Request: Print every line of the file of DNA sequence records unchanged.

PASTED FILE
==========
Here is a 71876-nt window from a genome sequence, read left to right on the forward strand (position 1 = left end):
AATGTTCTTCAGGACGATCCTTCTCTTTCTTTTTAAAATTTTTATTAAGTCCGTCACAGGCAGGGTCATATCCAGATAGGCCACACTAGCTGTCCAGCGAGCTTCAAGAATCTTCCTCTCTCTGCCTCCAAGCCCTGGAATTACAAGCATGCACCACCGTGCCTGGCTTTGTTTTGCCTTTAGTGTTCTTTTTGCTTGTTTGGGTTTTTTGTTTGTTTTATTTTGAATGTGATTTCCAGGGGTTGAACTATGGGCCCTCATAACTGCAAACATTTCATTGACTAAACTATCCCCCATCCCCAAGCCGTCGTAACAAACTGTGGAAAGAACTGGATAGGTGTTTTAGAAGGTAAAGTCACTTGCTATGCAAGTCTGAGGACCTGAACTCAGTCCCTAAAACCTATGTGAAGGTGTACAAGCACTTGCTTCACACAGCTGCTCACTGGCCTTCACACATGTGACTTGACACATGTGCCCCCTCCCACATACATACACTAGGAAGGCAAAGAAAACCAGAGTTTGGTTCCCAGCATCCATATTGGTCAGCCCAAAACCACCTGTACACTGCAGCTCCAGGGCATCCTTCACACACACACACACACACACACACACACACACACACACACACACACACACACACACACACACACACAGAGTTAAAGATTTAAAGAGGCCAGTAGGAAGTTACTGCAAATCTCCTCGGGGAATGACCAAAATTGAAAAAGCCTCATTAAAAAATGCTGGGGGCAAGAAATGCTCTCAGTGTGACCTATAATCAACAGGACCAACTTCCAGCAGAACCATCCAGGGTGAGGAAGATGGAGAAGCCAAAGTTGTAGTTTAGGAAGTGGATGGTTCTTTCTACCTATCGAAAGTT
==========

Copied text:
Here is a 71876-nt window from a genome sequence, read left to right on the forward strand (position 1 = left end):
AATGTTCTTCAGGACGATCCTTCTCTTTCTTTTTAAAATTTTTATTAAGTCCGTCACAGGCAGGGTCATATCCAGATAGGCCACACTAGCTGTCCAGCGAGCTTCAAGAATCTTCCTCTCTCTGCCTCCAAGCCCTGGAATTACAAGCATGCACCACCGTGCCTGGCTTTGTTTTGCCTTTAGTGTTCTTTTTGCTTGTTTGGGTTTTTTGTTTGTTTTATTTTGAATGTGATTTCCAGGGGTTGAACTATGGGCCCTCATAACTGCAAACATTTCATTGACTAAACTATCCCCCATCCCCAAGCCGTCGTAACAAACTGTGGAAAGAACTGGATAGGTGTTTTAGAAGGTAAAGTCACTTGCTATGCAAGTCTGAGGACCTGAACTCAGTCCCTAAAACCTATGTGAAGGTGTACAAGCACTTGCTTCACACAGCTGCTCACTGGCCTTCACACATGTGACTTGACACATGTGCCCCCTCCCACATACATACACTAGGAAGGCAAAGAAAACCAGAGTTTGGTTCCCAGCATCCATATTGGTCAGCCCAAAACCACCTGTACACTGCAGCTCCAGGGCATCCTTCACACACACACACACACACACACACACACACACACACACACACACACACACACACACACACACACACAGAGTTAAAGATTTAAAGAGGCCAGTAGGAAGTTACTGCAAATCTCCTCGGGGAATGACCAAAATTGAAAAAGCCTCATTAAAAAATGCTGGGGGCAAGAAATGCTCTCAGTGTGACCTATAATCAACAGGACCAACTTCCAGCAGAACCATCCAGGGTGAGGAAGATGGAGAAGCCAAAGTTGTAGTTTAGGAAGTGGATGGTTCTTTCTACCTATCGAAAGTT